I am an author from Bradford but originally from Scotland. My gritty crime novels draw on the richness of Bradford’s diverse cultures. My writing is influenced by Tartan Noir writers like Stuart MacBride and Val McDermid.
I completed an MA in Creative Writing at Leeds Trinity University. My three novels are Unquiet Souls, Uncoiled Lies and Untainted Blood.
Twitter: @LizCrimeWarp
FB : @LizMistrybooks Website: https://lizmistrycrimewriter.wordpress.com/

Author Influences With Jan Harvey

Welcome, welcome to another Author Influences. This week we are joined by Jan Harvey for the mid-week book talk.

Which authors/books did you like to read as a child?
I was eight when I read The Lion the Witch and The Wardrobe. I very quickly read the whole set of Narnia books and then read them over again. I loved them and still do.

At the end of The Lion The Witch and The Wardrobe C.S.Lewis says he hopes one day I will pick up my copy again, blow the dust off it and read it to my own children. I was so looking forward to that but my son sadly didn’t like the Narnia books at all and I can’t express how disappointed I was, because Harry Potter had won the day!

Were you good at English at school? Did you like it?
I loved it. I was hopeless at maths and science (I still am) but I adored English and Art. I have always loved all things cultural. When I was twelve the school took us to see Twelfth Night, it was my first Shakespeare play. I was completed hooked and knew my life would be about art, theatre, music and literature. As for science? Well I married a physicist who tells me maths is beautiful so we can cover all bases between us, it’s very handy for Trivial Pursuit.

What genres do you like to read? Have they had an impact on the genre you write?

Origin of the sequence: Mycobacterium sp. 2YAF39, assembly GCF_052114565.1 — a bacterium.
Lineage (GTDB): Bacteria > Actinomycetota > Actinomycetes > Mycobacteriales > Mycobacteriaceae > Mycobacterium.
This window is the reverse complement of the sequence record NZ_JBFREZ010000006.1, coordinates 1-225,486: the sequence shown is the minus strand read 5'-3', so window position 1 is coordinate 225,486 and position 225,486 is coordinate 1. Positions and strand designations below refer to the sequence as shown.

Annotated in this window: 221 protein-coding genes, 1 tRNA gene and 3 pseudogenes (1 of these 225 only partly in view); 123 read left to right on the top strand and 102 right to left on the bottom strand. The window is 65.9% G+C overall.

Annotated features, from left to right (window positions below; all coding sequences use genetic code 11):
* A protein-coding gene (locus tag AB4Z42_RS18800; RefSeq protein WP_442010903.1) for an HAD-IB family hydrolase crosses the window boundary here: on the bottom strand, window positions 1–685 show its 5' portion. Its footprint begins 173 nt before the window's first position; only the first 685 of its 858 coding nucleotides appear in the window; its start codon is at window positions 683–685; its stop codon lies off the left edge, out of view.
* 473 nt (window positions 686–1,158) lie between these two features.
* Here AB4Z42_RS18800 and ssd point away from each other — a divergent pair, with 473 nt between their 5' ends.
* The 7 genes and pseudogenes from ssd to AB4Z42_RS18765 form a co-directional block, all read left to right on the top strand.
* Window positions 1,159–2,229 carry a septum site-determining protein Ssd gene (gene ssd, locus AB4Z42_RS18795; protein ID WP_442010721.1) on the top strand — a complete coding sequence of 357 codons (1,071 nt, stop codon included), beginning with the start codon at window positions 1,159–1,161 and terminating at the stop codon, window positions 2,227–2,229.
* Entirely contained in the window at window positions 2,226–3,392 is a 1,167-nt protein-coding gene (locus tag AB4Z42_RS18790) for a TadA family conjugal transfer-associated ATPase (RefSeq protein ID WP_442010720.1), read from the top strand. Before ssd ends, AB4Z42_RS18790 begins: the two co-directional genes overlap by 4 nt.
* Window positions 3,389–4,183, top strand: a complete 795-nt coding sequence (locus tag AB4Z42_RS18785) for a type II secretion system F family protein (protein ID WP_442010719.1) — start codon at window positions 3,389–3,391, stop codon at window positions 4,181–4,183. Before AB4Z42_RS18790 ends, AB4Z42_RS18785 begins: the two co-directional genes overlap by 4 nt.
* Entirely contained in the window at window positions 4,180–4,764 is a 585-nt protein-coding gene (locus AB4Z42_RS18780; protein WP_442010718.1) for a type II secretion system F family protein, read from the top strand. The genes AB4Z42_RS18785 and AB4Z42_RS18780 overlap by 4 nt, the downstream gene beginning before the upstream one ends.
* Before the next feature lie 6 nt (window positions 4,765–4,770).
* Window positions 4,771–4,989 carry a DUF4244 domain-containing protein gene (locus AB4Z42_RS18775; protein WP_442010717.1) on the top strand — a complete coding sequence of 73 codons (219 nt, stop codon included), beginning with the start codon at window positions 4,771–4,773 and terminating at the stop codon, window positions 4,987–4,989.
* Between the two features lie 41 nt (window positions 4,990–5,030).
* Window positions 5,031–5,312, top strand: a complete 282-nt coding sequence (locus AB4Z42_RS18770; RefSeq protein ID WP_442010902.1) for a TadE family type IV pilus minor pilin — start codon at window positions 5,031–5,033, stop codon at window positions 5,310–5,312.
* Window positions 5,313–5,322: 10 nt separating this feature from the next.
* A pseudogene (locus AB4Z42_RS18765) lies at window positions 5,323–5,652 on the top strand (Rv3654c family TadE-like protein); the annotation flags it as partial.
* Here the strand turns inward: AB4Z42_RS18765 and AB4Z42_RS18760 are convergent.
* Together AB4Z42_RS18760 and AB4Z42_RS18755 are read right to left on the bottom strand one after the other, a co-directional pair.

I love mystery novels, a good thriller and any book that is beautifully written. I just picked up The Loney, I have absolutely no idea what it’s about but I loved the cover and when I started reading it I was hooked, because the writing is exquisite.

All the books I have read have impacted on my own novel. I think a writer takes a lot in subconsciously, which then comes out in her work. Good books will do that to a person.

If you were to write a different genre what would it be and why?
I’d write a thriller. I have no idea if I’d be good at it, but people have commented that my novel, The Seven Letters, is ‘unputdownable’ and that’s because each chapter leaves you in suspense. Put it this way, I would enjoy giving it a go.

Did any author’s work encourage you to pick up your pen and write and if so who, what and why?
Daphne du Maurier. Her writing is so beautiful I often go back and re-read a paragraph to enjoy it again. When my friend Myra told me that she had done that with The Seven Letters I thought, ‘I’ve done it. I’ve achieved the highest praise possible.’

Are there any authors who, as soon as they publish a new book, you have to get it?
Barbara Erskine, queen of the time-split novel. Also Kate Morton who is a masterful writer and plotter. The House at Riverton is in my top ten. However, the contemporary author I simply ‘can’t wait to read’ is Patrick Gale, he is awesome.

Which books have you read that have made you think ’Wow, I wish I had written that’ and what was it about the book?
The History of Love by Nicole Krauss. Nicole uses language so creatively that she is a true master. I buy spare copies of the book from second hand shops to give to people who need a good read.